Introduction: Developing Soft Skills in Tomorrow’s Leaders

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  • 1 1Environmental Horticulture Department, University of Florida, Mid-Florida Research and Education Center, 2725 S. Binion Road, Apopka, FL 32703
  • 2 2Environmental Horticulture Department, University of Florida, 3205 College Avenue, Ft. Lauderdale, FL 33314
  • 3 3Plant Sciences Department, University of Arizona, P.O. Box 210036, Tucson, AZ 85721

Increased global trade coupled with diversified employment opportunities have generated demand for college graduates possessing both discipline-oriented knowledge as well as a broad range of professional career skills. Professional skills, sometimes referred to as career or soft skills, encompass an array of proficiencies critical for workplace success. Although broadly defined, professional skills include the following: effective communication, the ability to solve complex problems and think critically, the ability to work within a team, effective use of technology, and the capacity to organize and prioritize work (Candy et al., 1994). Survey results indicate that many recent college graduates do not possess significant professional skill proficiency to meet industry employment needs (Crawford et al., 2011; Hart Research Associates, 2015). Many horticulture curricula focus on discipline-oriented knowledge and skills, but development of professional skills may be overlooked or not fully developed.

The objective of this workshop presented at the American Society for Horticultural Sciences annual conference held at Atlanta, GA, in Aug. 2016 was to host a forum to exchange ideas regarding the need for professional skills in horticulture students. The workshop provided an opportunity to define professional skills, identify industry employment needs, and present and discuss teaching methods aimed at developing enhanced career skills in current and future students. The following workshop articles provide a diverse range of topics aimed at improving workforce readiness of students enrolled in horticulture degree programs.

The first article addresses industry needs, provides a review of workplace skill surveys, and identifies professional skills desired by hiring managers. The article discusses teaching methods designed to enhance professional skills while simultaneously allowing for continued development of discipline-oriented knowledge. The implementation of presented ideas directly address industry employment needs.

Enhancement of soft skills of students in online courses is the focus of the second workshop article. This article presents instructional methods that allow for the development of professional skills when using an online asynchronous teaching environment. As horticultural programs continue to expand, online teaching methods must also be developed to effectively prepare students for career success. The key to success is to have planned activities that answer specific learning outcomes.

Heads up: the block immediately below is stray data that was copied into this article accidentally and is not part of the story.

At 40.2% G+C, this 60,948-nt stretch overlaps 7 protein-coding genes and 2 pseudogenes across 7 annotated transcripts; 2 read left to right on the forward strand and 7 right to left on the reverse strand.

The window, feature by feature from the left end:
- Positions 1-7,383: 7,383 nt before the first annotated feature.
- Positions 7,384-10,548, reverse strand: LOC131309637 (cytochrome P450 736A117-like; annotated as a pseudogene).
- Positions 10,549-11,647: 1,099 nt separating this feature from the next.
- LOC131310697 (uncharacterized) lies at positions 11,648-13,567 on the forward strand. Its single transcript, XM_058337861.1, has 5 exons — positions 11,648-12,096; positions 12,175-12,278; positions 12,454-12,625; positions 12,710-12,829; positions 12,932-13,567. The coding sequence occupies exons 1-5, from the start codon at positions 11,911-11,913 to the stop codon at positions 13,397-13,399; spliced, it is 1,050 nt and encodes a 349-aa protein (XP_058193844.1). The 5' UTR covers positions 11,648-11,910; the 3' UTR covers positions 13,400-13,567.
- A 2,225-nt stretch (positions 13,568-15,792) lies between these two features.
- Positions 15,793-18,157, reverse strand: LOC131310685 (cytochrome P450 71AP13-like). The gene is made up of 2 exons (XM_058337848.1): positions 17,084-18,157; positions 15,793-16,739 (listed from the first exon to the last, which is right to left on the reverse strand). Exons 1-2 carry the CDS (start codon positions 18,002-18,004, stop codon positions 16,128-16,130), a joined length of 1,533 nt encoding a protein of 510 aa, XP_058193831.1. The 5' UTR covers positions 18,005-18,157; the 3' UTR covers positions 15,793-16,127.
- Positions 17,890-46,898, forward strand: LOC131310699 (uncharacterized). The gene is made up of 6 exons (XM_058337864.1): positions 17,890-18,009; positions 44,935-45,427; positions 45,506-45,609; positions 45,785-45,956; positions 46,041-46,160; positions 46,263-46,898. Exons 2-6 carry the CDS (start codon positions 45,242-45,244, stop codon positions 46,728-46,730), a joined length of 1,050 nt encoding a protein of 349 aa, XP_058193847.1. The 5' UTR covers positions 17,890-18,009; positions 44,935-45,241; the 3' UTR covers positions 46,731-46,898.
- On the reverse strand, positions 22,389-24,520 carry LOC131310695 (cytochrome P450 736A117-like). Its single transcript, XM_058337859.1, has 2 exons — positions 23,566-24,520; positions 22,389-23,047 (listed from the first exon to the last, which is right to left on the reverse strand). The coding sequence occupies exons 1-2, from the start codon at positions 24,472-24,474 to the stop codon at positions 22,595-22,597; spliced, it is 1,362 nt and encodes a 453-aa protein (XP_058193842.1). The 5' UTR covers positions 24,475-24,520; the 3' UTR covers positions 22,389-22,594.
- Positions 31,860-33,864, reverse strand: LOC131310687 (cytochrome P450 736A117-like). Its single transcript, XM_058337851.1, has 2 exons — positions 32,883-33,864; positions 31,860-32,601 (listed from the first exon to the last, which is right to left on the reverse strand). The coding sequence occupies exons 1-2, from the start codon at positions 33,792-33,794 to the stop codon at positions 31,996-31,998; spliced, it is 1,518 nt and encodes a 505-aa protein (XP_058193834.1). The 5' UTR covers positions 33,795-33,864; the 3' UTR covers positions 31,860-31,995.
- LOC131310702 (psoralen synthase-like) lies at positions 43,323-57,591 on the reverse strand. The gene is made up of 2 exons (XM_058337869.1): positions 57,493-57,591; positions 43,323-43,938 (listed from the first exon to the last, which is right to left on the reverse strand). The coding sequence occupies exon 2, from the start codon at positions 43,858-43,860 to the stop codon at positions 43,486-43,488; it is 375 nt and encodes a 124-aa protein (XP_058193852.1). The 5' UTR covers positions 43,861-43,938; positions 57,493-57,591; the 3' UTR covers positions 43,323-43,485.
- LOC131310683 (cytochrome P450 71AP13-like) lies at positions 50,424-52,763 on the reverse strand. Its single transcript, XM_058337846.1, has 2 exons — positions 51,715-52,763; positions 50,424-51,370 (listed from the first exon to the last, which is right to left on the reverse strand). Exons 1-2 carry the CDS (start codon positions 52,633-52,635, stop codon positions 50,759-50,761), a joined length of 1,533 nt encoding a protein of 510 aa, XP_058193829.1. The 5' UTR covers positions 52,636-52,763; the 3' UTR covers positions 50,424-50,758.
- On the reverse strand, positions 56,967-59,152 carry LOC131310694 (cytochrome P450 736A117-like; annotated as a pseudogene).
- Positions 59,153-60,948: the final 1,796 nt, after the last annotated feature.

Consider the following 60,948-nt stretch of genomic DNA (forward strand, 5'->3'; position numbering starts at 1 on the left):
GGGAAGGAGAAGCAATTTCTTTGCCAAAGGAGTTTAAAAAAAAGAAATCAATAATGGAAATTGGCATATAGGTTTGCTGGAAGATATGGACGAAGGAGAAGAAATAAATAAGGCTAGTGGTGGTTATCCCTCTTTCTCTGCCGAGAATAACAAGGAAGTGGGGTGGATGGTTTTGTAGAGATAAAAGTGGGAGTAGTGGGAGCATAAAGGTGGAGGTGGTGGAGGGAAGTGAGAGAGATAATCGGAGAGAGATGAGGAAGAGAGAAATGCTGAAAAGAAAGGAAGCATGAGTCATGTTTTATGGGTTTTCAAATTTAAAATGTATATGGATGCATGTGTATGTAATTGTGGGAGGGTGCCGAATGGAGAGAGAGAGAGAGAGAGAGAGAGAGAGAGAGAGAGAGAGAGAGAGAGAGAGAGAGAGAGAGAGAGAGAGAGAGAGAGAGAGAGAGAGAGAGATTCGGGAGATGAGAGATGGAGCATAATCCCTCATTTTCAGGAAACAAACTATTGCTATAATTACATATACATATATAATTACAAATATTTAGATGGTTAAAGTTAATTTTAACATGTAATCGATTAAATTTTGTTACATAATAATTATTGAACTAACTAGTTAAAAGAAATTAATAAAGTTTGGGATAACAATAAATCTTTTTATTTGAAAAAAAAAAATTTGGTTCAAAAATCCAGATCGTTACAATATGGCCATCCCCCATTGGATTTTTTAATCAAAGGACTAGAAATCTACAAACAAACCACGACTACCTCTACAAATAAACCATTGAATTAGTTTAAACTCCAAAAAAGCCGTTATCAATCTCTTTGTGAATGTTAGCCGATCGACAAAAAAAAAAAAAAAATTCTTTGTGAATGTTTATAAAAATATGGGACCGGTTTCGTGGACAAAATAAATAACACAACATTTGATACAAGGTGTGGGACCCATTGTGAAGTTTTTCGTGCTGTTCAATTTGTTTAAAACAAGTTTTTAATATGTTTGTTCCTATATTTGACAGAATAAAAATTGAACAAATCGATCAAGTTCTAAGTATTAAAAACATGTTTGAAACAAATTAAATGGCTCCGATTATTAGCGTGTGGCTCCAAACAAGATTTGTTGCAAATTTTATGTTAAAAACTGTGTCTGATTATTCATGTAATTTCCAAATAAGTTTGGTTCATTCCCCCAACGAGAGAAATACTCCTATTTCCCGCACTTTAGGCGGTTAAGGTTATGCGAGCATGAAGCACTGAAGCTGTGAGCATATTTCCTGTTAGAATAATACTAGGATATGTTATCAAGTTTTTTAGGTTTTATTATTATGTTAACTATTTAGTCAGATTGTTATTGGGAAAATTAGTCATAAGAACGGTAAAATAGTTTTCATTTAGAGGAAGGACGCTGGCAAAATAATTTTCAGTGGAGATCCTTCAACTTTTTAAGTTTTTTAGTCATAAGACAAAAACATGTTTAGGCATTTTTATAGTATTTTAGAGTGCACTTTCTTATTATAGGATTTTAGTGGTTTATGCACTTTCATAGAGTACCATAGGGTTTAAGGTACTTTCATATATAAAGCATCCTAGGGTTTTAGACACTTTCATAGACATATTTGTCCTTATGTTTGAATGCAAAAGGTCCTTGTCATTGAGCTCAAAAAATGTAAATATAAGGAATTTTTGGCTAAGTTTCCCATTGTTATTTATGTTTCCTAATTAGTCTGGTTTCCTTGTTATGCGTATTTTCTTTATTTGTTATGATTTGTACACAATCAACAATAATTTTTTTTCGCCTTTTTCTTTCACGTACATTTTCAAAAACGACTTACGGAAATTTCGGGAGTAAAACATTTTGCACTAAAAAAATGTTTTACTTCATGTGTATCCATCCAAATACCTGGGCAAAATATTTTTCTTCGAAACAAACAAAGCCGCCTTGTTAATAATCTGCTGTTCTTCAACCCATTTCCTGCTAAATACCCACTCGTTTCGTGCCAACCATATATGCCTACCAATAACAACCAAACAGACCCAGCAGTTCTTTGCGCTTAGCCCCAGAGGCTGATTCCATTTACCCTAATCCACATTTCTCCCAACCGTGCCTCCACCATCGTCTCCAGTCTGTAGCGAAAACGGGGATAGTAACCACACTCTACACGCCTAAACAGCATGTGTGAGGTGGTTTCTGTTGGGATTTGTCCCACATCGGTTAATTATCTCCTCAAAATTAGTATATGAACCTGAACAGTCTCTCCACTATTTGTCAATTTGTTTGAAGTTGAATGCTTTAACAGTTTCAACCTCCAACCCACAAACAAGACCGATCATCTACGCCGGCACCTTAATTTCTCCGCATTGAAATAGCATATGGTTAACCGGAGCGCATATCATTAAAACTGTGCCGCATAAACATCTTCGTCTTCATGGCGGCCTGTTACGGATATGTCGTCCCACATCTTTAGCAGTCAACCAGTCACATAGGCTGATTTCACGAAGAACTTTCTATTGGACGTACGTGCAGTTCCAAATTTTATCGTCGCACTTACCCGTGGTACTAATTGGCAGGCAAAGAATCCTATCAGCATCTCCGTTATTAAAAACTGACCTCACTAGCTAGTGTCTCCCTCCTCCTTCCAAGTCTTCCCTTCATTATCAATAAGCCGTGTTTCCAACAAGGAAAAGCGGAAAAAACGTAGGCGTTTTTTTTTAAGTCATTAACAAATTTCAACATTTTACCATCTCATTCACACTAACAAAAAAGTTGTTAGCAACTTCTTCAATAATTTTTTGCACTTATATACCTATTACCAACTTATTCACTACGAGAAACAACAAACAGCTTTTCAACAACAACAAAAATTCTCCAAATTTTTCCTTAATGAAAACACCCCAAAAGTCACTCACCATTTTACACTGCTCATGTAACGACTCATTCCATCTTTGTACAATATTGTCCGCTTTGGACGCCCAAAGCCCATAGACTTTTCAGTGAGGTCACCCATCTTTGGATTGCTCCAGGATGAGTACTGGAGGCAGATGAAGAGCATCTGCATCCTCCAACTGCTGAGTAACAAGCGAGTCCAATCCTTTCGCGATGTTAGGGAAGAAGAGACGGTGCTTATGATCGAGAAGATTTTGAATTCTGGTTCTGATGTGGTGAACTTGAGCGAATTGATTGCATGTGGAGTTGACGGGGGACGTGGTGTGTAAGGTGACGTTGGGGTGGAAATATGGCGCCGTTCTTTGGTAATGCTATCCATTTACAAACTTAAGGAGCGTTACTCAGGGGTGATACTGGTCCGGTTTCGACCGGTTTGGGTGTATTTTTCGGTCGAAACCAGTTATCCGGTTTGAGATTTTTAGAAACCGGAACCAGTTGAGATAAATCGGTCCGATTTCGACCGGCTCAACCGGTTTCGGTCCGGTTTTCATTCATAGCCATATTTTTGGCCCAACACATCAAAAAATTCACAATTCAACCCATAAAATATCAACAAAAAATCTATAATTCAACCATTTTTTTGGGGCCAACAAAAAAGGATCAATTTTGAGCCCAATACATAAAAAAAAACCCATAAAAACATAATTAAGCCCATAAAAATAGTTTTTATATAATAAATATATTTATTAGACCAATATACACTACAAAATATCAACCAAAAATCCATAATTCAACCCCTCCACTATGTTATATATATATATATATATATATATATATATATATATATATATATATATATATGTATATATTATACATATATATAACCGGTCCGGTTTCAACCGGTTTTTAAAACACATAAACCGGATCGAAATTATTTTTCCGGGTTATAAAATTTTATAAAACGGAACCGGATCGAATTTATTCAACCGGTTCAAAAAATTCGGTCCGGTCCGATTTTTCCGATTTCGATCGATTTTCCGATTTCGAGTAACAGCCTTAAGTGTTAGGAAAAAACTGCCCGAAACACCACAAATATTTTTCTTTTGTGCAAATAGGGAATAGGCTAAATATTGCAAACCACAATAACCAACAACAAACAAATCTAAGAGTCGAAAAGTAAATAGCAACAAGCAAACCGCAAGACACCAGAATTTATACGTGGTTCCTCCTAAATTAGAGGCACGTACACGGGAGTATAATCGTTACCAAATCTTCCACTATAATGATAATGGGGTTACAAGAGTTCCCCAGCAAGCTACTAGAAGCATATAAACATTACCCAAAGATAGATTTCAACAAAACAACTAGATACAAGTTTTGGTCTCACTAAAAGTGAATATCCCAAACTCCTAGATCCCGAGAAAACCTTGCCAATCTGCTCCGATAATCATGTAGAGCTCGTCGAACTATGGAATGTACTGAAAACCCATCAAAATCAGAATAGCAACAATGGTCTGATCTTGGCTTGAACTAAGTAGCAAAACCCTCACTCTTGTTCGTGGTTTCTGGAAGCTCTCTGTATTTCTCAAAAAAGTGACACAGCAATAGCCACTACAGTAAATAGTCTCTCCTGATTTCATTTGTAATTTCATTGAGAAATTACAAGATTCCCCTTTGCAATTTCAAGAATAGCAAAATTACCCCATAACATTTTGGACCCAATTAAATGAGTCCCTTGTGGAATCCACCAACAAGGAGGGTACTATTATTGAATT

The last article in the workshop that discusses career skills provides a detailed description of a successful college-wide plan that identified professional skill needs of students enrolled in the College of Agriculture and Life Sciences at the University of Arizona, Tucson. The article outlines methods used to enhance professional skill development in students without increasing credit hour requirements or time to degree. The career skills/competency-based approach presented in this article will provide graduates with an enhanced employment competitiveness.

The articles from this workshop highlight leading research and teaching practices that enhance educational content and improve student preparedness for employment needs of the horticultural industry. Moreover, these workshop articles describe teaching methods that directly address the employment needs of industry. The practices described in the presented articles can be implemented in both traditional face-to-face classes, as well as asynchronous distance-education based courses.

Literature cited

  • Candy, P., Crebert, G. & O’Leary, J. 1994 Developing lifelong learners through undergraduate education. Natl. Board Employment Educ. Training, Canberra, Australia

  • Crawford, P., Lang, S., Fink, W., Dalton, R. & Fielitz, L. 2011 Comparitive analysis of soft skills: What is important for new graduates? Assn. Public Land-grant Univ., Washington, DC

  • Hart Research Associates 2015 Falling short? College learning and career success. 20 Apr. 2017. <https://www.aacu.org/sites/default/files/files/LEAP/2015employerstudentsurvey.pdf>

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Contributor Notes

This article was part of the workshop “Developing Soft Skills in Tomorrow’s Leaders” held 10 Aug. 2016 at the ASHS Annual Conference, Atlanta, GA, and sponsored by the ASHS Teaching Methods Working Group.

Assistant Professor

Corresponding author. E-mail: bpearson@ufl.edu.

  • Candy, P., Crebert, G. & O’Leary, J. 1994 Developing lifelong learners through undergraduate education. Natl. Board Employment Educ. Training, Canberra, Australia

  • Crawford, P., Lang, S., Fink, W., Dalton, R. & Fielitz, L. 2011 Comparitive analysis of soft skills: What is important for new graduates? Assn. Public Land-grant Univ., Washington, DC

  • Hart Research Associates 2015 Falling short? College learning and career success. 20 Apr. 2017. <https://www.aacu.org/sites/default/files/files/LEAP/2015employerstudentsurvey.pdf>

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